New Historian

Mutiny Sets Henry Hudson Adrift

Last Voyage of Henry Hudson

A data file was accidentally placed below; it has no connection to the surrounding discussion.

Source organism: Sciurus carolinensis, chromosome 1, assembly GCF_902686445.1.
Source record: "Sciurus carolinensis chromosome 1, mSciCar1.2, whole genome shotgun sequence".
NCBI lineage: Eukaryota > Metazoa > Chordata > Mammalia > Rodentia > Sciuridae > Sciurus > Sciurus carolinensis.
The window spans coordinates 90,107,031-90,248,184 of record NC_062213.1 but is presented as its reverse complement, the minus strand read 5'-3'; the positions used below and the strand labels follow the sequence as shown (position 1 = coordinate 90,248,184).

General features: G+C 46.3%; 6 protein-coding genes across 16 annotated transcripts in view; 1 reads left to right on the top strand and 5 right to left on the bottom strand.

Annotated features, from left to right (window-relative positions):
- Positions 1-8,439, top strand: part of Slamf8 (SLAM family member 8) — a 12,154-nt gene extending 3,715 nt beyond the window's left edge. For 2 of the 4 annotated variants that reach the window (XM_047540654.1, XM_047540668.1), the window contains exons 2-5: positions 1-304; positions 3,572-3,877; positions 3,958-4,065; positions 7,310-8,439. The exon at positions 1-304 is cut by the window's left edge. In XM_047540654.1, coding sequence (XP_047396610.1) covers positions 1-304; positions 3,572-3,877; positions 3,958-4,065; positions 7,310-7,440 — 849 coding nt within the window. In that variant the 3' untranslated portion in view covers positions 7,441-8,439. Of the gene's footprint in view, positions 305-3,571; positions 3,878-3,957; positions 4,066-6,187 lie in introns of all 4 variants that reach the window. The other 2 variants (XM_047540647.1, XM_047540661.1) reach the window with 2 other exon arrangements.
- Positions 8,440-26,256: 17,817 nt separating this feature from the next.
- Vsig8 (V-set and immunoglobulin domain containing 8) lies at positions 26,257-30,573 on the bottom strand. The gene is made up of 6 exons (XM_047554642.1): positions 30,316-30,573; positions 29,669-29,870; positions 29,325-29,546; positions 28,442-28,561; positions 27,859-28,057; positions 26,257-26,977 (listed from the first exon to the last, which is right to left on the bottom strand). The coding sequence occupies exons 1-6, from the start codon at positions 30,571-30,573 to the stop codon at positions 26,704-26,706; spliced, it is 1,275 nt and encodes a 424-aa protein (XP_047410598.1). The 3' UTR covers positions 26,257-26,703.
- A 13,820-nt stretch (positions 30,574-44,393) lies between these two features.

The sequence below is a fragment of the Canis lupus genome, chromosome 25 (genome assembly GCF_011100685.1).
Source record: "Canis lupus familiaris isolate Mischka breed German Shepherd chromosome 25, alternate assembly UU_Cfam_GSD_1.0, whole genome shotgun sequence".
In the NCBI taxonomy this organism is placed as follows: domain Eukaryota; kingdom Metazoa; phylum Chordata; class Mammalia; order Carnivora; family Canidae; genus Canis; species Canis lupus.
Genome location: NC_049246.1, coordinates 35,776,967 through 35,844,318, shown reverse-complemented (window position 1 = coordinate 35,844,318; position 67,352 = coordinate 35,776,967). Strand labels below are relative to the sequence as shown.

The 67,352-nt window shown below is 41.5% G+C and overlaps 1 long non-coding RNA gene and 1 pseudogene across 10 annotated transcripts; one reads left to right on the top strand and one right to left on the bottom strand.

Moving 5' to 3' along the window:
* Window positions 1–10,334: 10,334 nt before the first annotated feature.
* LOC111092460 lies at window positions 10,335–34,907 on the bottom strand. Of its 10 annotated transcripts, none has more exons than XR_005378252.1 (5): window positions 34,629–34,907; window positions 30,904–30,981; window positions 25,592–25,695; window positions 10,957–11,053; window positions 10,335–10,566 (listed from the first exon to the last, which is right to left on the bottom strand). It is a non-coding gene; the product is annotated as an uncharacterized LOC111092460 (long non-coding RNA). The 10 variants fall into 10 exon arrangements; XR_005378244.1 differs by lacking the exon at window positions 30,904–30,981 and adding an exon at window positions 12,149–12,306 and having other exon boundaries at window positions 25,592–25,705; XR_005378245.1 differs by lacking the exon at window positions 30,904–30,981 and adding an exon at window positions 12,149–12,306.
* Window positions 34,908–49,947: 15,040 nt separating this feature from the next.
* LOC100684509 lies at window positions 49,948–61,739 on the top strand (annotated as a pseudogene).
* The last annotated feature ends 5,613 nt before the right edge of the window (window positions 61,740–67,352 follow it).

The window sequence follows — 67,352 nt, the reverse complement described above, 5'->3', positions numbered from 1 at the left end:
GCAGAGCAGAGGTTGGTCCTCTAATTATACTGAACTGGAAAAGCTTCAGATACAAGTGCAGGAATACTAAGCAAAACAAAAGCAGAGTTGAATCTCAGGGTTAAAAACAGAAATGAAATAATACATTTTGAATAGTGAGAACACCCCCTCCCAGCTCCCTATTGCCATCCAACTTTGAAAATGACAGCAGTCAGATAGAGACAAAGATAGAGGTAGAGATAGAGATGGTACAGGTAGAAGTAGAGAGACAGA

<![CDATA[With their ship stuck in ice in what is now known as the Hudson Bay, the crew of the Discovery mutinied on 22nd June, 1611. The vessel’s captain, famed explorer Henry Hudson; his teenage son and seven others were all overpowered by the ship’s crew and forced into a small, uncovered boat. Set adrift with few supplies in the harsh conditions, Hudson and the others were never seen again. The only hint to their fate came almost twenty years later, in 1631, when another expedition through the region found the remains of a shelter that could have been erected by Hudson and his eight companions. Hudson, for whom Hudson Bay is named after, was embroiled in an obsessive hunt for a Northwest Passage, a sea route through the North American continent that would connect Europe to the lucrative trading opportunities in Asia. The 55-ton Discovery had set off from London on 17th April, 1610, stopping briefly in Iceland before making its way into the Hudson Bay in August. For this expedition, Hudson had his ship cruised around the southern section of the Hudson Bay, searching for an outlet into the Pacific. Scouring the region and finding nothing, Hudson nevertheless continued his search. When the wintry Arctic conditions struck however, tensions quickly rose among the crew when the ship became trapped in the ice, with its supplies dwindling. Rumours started to spread among the crew that Hudson had started to hoard food, saving it for his favoured crew members while depriving others. He demoted Robert Juet, the ship’s first mate, while also getting into a heated dispute with another officer, Henry Green. Conspiracy began to spread around the ship, with Green and Juet recruiting men to their cause. In June, while the ship prepared to commence its journey back to Europe, the mission a failure, the mutiny took place and Hudson along with his supporters were apprehended and then set adrift. At least, that was the account provided by the surviving crew members. The Discovery eventually made its way back to England, but without Juet and Green. The surviving crew members claimed that the two mutiny leaders had been killed in a battle with Native Americans at some point on the journey home. This of course adds an interesting twist to the tale of the mutiny, raising the possibility that the crew perhaps altered certain elements of the story, or lied about Juet and Green’s fate, in order to shift blame away from themselves. Some of those who made it back were eventually tried for mutiny, but all were ultimately acquitted due to a lack of evidence. Little is known about Hudson’s early life. Likely born sometime late in the sixteenth century, in England, he earned a reputation as a formidable sailor and, ultimately, one of the world’s greatest explorers. How he gained such skill as a seafarer is unknown, with precious few details about his life prior to his first expedition as a ship’s commander in 1607 available. He embarked on four major voyages in his career, including the fateful final one. All were driven by the same aim, of finding a new passage between Europe and Asia, and with countries and businesses fighting to unearth new trade routes, funding for these ambitious expeditions was seldom hard to come by. His first two trips attempted to find a Northeast Passage, the second ultimately blocked by thick ice north of Russia. Giving up on ever finding an eastern route, he soon turned his attention to the North American continent, embarking on his first voyage there in 1609. Although ultimately failing, Hudson inspired a host of later explorers to search North America for the fabled Northwest Passage. His name, meanwhile, can be found on waterways, bridges and even towns across the continent, a mark of the esteem he is held in.]]>

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